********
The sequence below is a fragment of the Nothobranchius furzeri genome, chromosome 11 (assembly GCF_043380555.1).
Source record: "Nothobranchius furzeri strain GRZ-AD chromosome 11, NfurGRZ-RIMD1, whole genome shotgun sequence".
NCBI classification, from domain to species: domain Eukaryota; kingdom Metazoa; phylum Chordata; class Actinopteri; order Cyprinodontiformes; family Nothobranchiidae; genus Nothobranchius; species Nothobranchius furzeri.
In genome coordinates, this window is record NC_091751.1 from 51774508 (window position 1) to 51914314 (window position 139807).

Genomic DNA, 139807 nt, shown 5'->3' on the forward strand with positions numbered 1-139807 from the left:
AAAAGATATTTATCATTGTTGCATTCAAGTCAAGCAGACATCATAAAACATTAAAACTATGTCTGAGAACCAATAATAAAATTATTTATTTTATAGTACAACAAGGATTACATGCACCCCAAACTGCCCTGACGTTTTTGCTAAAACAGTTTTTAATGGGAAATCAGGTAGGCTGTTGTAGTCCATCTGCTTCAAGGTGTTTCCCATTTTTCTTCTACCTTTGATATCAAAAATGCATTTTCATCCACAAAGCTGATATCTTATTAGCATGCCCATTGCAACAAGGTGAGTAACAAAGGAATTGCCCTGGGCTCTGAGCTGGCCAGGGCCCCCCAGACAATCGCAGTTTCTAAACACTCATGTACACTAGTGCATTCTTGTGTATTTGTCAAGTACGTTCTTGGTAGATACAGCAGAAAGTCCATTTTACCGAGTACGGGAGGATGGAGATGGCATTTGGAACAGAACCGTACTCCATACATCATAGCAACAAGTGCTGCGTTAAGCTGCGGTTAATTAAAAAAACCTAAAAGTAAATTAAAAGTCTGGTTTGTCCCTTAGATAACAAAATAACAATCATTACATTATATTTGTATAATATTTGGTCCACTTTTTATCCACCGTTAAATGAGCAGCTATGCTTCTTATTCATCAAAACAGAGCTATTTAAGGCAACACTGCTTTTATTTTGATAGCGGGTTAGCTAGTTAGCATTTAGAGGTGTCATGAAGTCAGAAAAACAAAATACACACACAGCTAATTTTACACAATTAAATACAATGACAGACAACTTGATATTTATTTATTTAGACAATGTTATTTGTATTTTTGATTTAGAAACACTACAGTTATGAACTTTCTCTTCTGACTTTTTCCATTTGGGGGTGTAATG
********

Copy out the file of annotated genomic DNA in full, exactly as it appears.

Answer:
The sequence below is a fragment of the Nothobranchius furzeri genome, chromosome 11 (assembly GCF_043380555.1).
Source record: "Nothobranchius furzeri strain GRZ-AD chromosome 11, NfurGRZ-RIMD1, whole genome shotgun sequence".
NCBI classification, from domain to species: domain Eukaryota; kingdom Metazoa; phylum Chordata; class Actinopteri; order Cyprinodontiformes; family Nothobranchiidae; genus Nothobranchius; species Nothobranchius furzeri.
In genome coordinates, this window is record NC_091751.1 from 51774508 (window position 1) to 51914314 (window position 139807).

Genomic DNA, 139807 nt, shown 5'->3' on the forward strand with positions numbered 1-139807 from the left:
AAAAGATATTTATCATTGTTGCATTCAAGTCAAGCAGACATCATAAAACATTAAAACTATGTCTGAGAACCAATAATAAAATTATTTATTTTATAGTACAACAAGGATTACATGCACCCCAAACTGCCCTGACGTTTTTGCTAAAACAGTTTTTAATGGGAAATCAGGTAGGCTGTTGTAGTCCATCTGCTTCAAGGTGTTTCCCATTTTTCTTCTACCTTTGATATCAAAAATGCATTTTCATCCACAAAGCTGATATCTTATTAGCATGCCCATTGCAACAAGGTGAGTAACAAAGGAATTGCCCTGGGCTCTGAGCTGGCCAGGGCCCCCCAGACAATCGCAGTTTCTAAACACTCATGTACACTAGTGCATTCTTGTGTATTTGTCAAGTACGTTCTTGGTAGATACAGCAGAAAGTCCATTTTACCGAGTACGGGAGGATGGAGATGGCATTTGGAACAGAACCGTACTCCATACATCATAGCAACAAGTGCTGCGTTAAGCTGCGGTTAATTAAAAAAACCTAAAAGTAAATTAAAAGTCTGGTTTGTCCCTTAGATAACAAAATAACAATCATTACATTATATTTGTATAATATTTGGTCCACTTTTTATCCACCGTTAAATGAGCAGCTATGCTTCTTATTCATCAAAACAGAGCTATTTAAGGCAACACTGCTTTTATTTTGATAGCGGGTTAGCTAGTTAGCATTTAGAGGTGTCATGAAGTCAGAAAAACAAAATACACACACAGCTAATTTTACACAATTAAATACAATGACAGACAACTTGATATTTATTTATTTAGACAATGTTATTTGTATTTTTGATTTAGAAACACTACAGTTATGAACTTTCTCTTCTGACTTTTTCCATTTGGGGGTGTAATG